Developer of the Month: Xiaolei Li

Monday 3/4/19 09:00am
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Posted By Christine Jorgensen
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Xiaolei Li, First Place winner of the Qualcomm LTE IoT Application Development Contest

Xiaolei Li, First Place winner of the Qualcomm LTE IoT Application Development Contest

Our Qualcomm Developer of the Month for March is Xiaolei Li, the winner of our recent Qualcomm LTE for IoT Application Development Contest run in China. The intent of the contest was to expose more developers to our LTE for IoT SDK, and we got some great ideas from our entrants. Out of almost 250 entrants, and culminating in a final 36-hour hackathon, Xiaolei was crowned our winner.

The project he created was built out of a need to improve upon the usage of wall-hanging furnaces in daily life. His winning submission combined Internet of Things (IoT) technology with traditional HVAC technology, to provide a more intelligent wall-hanging furnace that offers better control and comfort, while improving energy efficiency. As part of his prize, Xiaolei visited the Qualcomm offices in San Diego where we were able to catch up with him and find out more about this great developer.

Tell us a bit about your project?

My project combines IoT connectivity with traditional HVAC technology in the hopes of improving the level of control, resulting comfort levels, and energy efficiency provided by boilers in wall-hanging furnaces.

Where did you get the idea for your project?

Traditional wall hanging-furnaces presents users with a number of inconveniences in their daily lives. From the simplistic controls to little or no automation, it can be frustrating for users to control the temperature of their boilers, and this can also result in a great deal of inefficiency in the running of the boiler. I wanted to create a solution that helps to provide optimal comfort levels in users’ homes and allow users to manually adjust settings more efficiently.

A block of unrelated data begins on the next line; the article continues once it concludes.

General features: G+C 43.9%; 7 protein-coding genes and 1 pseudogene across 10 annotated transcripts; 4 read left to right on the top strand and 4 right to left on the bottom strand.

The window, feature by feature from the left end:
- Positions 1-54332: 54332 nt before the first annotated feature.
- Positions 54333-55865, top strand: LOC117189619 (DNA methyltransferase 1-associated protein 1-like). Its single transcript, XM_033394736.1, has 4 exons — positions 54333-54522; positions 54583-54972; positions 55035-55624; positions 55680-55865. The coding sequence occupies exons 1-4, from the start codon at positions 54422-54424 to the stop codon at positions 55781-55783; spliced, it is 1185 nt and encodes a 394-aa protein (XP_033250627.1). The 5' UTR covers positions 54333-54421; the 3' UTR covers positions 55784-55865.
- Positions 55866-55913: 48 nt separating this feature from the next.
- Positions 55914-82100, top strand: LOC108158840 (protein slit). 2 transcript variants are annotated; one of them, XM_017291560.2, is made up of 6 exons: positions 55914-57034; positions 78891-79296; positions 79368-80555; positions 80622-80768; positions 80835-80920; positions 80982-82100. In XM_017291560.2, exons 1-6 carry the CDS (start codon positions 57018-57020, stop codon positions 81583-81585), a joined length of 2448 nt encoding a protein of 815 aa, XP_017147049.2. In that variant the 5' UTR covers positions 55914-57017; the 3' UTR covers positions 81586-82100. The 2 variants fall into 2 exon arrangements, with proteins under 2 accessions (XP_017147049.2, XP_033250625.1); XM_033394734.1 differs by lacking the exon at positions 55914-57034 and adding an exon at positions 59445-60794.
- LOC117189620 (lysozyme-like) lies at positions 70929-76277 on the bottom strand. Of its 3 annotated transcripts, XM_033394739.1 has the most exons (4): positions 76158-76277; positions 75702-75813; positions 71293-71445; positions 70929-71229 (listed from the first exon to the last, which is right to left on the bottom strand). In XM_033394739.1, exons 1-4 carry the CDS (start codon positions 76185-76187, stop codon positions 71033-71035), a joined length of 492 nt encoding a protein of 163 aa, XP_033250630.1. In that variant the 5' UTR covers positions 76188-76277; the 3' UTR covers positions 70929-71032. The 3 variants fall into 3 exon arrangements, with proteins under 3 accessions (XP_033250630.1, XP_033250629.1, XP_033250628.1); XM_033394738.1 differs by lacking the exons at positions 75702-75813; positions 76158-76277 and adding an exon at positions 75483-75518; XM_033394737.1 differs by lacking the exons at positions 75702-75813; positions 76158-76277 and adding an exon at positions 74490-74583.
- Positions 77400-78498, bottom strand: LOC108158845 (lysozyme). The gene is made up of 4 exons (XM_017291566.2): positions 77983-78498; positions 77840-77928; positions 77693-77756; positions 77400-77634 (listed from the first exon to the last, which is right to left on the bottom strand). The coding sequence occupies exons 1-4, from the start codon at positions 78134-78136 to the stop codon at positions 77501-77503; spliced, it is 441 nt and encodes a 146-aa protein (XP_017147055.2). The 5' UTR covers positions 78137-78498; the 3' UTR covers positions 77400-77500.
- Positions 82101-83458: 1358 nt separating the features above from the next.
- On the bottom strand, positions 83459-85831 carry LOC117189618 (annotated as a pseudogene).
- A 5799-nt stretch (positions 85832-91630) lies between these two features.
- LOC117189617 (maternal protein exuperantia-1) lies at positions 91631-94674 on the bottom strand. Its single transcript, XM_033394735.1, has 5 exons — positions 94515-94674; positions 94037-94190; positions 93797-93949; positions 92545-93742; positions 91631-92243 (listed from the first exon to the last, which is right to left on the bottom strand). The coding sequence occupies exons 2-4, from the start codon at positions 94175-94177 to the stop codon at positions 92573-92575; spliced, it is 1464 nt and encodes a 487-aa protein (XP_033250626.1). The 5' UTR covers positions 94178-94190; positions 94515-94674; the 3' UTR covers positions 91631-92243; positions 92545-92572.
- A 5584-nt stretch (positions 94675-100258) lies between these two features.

How did you prepare for the contest and hackathon?

After I received the Gokit 4.0 development board, I started going through the schematics and the SDK. Then I moved forward with setting up the development environment which included: installing the compiler tools, setting up environment variables, building the source code, and setting up the app to the device. I then built a product in the cloud to see if the device could go live to provide remote controls.

Once the device supported cloud connectivity, I defined special data points according to various device requirements, and then modified the code according to those requirements. From there it was just a matter of testing and verification.

Where do you get your inspiration? Do you have any technology heroes?

As a developer, I’m well aware that everything is becoming modernized through cloud and edge computing, and HVAC products are no exception. I use a wall-hanging furnace in my daily life, so the inconveniences and challenges it poses, continues to play a key role in inspiring me to build something better. My technology hero is Linus Torvalds, the founder of Linux.

What do you predict for IoT in 10 years?

I think in the next ten years, IoT technology will become even more energy efficient and will find its way into an even wider range of new applications. At the same time, there will also be a lot more cellular data connections. If operators have better network coverage and network stability, narrow-band IoT (NB-IoT)-based technology will evolve greatly.

How did you use technologies from QTI in your project?

In my project I used the LTE for IoT SDK for protocol conversion and handling communications with the cloud.

Do you plan on using Qualcomm technologies on future projects? If so, how?

Yes, once the mobile operators provide a more stable NB-IoT signal, this NB-IoT technology can be used to control a wider range of products, especially those that can benefit from being controlled remotely.

Anything else to share with our developer community?

Technology is openly available, but the degree of openness will determine the speed at which technology is promoted and adopted. I hope QTI can hold more such activities and increase the exchange of technology. Such activities will push engineers beyond their comfort zone, broaden their horizons, and learn about applications in other industries.